Xi Jinping, president of China and general secretary of the Chinese Communist Party since 2012, is one of the most powerful political figures in the world. By initiating an unprecedented third term as China’s leader in October 2022, Xi has signaled that he may plan to remain in power for life — making him the first Chinese leader since Mao Zedong to hold unchecked power over the People’s Republic of China.
But Xi’s connection to Mao goes deeper than a shared outlook that emphasizes unifying the party around a single leader. When Xi was just a young boy, his family — who had held elite party status thanks to his father’s pivotal role in Mao’s “Long March” in 1935 — was denounced during Mao’s Cultural Revolution, a chaotic decade of purges and persecution that saw even Mao’s closest allies removed from power. During this time, a teenaged Xi was forced to work at hard labor in the countryside outside of Beijing, and his father was imprisoned.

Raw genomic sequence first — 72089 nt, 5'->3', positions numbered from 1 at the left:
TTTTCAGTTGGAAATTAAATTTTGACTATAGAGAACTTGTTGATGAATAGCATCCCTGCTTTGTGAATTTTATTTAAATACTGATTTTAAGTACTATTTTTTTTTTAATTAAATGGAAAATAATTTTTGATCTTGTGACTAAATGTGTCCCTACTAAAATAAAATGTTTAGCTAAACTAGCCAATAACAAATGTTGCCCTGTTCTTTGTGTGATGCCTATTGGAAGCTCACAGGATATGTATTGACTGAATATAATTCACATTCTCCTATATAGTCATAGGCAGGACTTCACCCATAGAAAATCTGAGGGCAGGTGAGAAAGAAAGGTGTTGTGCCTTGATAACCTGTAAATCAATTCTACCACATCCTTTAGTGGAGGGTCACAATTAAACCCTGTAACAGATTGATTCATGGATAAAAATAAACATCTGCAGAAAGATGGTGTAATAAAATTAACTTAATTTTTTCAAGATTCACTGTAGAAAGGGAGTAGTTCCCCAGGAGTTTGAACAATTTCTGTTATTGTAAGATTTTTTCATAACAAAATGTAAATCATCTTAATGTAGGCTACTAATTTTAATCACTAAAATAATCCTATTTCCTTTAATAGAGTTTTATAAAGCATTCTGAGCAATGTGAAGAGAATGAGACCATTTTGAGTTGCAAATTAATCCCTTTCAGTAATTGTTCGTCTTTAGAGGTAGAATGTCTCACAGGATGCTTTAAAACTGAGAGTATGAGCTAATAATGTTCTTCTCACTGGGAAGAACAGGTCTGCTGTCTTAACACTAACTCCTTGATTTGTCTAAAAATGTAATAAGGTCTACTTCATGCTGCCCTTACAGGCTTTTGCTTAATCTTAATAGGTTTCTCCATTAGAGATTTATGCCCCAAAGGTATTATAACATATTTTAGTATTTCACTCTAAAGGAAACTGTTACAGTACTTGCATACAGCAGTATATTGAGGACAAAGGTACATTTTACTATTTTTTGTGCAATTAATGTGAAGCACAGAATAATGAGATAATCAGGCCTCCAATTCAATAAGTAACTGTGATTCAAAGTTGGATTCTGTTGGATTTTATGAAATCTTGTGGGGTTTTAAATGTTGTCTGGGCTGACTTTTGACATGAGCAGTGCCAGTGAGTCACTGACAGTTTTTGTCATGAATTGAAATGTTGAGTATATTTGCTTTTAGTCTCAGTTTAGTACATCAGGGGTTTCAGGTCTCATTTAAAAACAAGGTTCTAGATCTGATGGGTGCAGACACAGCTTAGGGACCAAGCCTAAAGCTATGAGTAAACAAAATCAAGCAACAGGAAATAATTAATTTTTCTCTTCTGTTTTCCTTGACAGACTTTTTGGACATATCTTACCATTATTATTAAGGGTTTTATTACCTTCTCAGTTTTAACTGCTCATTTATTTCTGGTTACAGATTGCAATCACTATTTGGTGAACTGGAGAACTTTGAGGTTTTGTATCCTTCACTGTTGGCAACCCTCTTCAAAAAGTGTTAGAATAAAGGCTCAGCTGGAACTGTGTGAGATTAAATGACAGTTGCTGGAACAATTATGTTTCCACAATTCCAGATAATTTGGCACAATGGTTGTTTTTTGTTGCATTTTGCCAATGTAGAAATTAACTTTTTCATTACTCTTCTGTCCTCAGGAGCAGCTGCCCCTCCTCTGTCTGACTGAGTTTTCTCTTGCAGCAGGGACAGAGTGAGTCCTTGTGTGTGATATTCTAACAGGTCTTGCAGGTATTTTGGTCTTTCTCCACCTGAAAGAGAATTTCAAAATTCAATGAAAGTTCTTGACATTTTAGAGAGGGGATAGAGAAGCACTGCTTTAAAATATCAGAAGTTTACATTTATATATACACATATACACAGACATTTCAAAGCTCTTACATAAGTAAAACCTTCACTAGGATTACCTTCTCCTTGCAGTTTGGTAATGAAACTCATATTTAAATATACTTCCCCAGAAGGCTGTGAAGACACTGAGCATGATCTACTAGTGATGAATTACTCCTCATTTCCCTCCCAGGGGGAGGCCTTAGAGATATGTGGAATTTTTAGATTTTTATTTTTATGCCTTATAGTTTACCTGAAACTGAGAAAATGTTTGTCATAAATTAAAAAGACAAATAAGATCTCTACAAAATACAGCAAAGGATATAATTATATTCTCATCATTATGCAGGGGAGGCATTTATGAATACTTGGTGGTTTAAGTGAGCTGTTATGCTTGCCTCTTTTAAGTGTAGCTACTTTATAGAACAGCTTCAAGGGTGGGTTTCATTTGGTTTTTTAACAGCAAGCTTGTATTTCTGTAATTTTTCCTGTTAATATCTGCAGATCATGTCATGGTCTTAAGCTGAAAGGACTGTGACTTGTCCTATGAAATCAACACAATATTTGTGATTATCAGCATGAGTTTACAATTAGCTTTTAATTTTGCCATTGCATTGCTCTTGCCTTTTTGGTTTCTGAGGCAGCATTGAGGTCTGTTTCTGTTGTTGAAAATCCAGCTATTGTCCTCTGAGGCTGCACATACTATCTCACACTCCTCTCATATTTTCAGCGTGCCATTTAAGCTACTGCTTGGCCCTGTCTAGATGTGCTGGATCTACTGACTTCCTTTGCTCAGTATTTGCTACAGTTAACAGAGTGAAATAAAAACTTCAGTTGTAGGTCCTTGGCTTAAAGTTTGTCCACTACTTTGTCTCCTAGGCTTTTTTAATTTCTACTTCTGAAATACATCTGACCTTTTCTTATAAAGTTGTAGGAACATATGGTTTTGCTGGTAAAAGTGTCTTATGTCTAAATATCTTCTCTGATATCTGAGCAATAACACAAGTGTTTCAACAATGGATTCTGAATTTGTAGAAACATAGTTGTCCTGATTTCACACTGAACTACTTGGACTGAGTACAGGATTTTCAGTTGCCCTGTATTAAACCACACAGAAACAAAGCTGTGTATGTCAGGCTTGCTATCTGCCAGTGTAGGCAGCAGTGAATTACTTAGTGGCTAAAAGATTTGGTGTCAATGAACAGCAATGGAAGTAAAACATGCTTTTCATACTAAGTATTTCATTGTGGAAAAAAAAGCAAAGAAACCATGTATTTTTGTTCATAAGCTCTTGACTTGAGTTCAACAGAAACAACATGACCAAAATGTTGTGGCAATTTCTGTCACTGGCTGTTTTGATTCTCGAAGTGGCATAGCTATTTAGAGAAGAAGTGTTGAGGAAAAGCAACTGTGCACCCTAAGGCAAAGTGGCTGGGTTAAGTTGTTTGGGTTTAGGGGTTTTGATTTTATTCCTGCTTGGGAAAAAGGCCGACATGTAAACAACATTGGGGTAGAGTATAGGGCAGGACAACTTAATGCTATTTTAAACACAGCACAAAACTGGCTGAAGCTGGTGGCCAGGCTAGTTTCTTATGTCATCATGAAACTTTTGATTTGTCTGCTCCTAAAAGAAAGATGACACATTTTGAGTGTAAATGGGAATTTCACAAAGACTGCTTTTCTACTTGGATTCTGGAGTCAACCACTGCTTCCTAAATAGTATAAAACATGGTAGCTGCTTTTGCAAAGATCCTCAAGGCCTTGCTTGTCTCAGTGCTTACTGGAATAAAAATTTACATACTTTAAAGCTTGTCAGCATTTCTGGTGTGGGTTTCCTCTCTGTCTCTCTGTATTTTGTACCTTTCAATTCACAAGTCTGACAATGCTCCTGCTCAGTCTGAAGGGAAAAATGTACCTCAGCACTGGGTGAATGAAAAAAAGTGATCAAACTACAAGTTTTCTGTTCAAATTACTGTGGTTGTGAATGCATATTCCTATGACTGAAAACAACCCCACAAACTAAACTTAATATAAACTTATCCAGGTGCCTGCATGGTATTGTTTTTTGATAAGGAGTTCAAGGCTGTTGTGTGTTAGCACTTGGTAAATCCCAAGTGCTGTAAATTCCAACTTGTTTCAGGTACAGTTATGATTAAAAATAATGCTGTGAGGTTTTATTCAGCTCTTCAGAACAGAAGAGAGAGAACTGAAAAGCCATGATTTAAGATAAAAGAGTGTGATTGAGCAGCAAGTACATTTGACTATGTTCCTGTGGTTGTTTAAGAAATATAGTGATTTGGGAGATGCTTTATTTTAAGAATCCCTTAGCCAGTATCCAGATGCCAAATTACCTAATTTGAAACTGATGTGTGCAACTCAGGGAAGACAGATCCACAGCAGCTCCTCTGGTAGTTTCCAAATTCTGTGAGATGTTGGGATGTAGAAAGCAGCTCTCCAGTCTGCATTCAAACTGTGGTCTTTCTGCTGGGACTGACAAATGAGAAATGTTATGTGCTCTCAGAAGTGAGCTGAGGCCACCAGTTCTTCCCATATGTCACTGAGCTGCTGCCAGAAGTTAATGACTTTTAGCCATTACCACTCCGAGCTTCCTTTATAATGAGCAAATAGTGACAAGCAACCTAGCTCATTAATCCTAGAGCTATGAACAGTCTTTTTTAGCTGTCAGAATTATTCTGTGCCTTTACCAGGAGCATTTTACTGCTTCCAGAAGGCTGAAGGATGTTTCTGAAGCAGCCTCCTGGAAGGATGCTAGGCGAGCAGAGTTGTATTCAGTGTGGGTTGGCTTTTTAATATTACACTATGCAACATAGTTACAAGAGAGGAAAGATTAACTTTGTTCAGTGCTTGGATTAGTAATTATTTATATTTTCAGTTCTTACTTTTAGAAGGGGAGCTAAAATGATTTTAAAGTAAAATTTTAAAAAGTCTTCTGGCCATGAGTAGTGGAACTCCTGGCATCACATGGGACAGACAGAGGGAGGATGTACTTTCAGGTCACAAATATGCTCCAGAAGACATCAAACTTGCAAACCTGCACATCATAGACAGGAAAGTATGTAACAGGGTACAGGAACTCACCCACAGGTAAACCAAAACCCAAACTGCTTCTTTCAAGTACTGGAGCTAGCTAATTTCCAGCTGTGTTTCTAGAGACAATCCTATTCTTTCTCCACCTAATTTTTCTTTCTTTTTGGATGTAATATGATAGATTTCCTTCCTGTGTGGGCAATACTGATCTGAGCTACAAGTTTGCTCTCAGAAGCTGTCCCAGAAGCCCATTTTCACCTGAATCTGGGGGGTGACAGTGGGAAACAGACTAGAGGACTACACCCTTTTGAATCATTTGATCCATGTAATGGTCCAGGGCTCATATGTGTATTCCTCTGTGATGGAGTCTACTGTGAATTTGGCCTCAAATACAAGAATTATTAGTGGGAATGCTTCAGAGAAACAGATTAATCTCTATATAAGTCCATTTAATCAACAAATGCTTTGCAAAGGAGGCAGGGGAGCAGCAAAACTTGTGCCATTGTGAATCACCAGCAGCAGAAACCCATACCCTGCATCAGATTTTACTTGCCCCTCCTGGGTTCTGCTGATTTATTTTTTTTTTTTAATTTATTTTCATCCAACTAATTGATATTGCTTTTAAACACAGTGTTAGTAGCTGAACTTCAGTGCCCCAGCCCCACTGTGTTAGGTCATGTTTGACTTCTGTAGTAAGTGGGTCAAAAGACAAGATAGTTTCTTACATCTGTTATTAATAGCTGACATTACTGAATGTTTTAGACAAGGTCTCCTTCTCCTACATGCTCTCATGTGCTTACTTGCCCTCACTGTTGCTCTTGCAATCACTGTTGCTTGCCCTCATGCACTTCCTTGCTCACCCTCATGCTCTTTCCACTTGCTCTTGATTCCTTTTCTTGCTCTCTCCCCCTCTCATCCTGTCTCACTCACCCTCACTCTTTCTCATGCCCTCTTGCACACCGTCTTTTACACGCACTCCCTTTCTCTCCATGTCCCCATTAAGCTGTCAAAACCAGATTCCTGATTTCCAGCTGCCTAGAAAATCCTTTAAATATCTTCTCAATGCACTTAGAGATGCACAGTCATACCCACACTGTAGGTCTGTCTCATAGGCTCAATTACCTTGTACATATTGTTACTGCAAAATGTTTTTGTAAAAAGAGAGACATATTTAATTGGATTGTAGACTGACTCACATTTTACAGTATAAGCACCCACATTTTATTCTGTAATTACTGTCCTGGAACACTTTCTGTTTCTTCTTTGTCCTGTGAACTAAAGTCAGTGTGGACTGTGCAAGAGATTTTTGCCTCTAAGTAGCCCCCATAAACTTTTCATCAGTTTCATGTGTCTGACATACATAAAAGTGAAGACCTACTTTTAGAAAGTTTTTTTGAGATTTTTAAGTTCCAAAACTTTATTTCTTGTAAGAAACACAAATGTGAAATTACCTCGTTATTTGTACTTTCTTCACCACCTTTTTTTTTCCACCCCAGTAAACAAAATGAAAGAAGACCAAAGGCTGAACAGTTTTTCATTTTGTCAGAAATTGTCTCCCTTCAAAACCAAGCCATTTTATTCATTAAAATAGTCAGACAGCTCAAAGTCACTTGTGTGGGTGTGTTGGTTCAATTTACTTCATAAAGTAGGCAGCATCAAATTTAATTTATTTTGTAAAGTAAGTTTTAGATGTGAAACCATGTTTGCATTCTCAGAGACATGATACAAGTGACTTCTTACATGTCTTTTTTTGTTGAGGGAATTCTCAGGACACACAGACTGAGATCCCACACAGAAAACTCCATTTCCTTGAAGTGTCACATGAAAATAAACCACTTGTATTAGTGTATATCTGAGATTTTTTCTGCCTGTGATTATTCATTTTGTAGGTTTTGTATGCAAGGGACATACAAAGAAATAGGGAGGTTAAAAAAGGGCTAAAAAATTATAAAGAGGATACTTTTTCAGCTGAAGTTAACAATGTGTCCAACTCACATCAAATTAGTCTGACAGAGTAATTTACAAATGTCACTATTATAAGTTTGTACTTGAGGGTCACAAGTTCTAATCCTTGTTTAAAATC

Xi’s subsequent rise after Mao died in 1976 was a methodical process in using his restored elite status as leverage to gain prominent party positions in rural provinces around China, culminating in his promotion to the all-powerful Politburo Standing Committee of the Chinese Communist Party in 2007.
After that, Xi pulled from Mao’s playbook: purging his political rivals and promoting those with whom he shared close personal ties. This process undid the work of Mao’s successor, Deng Xiaoping, to prevent the consolidation of power around a single leader in China.
By the time his third term began in October 2022, Xi had reshaped the party and Chinese military leadership to be fully packed with Xi loyalists. And even in the face of social upheaval surrounding his failed “zero Covid” policy, Xi has shown no sign of giving up any of the power he has consolidated since taking over as leader of the country.
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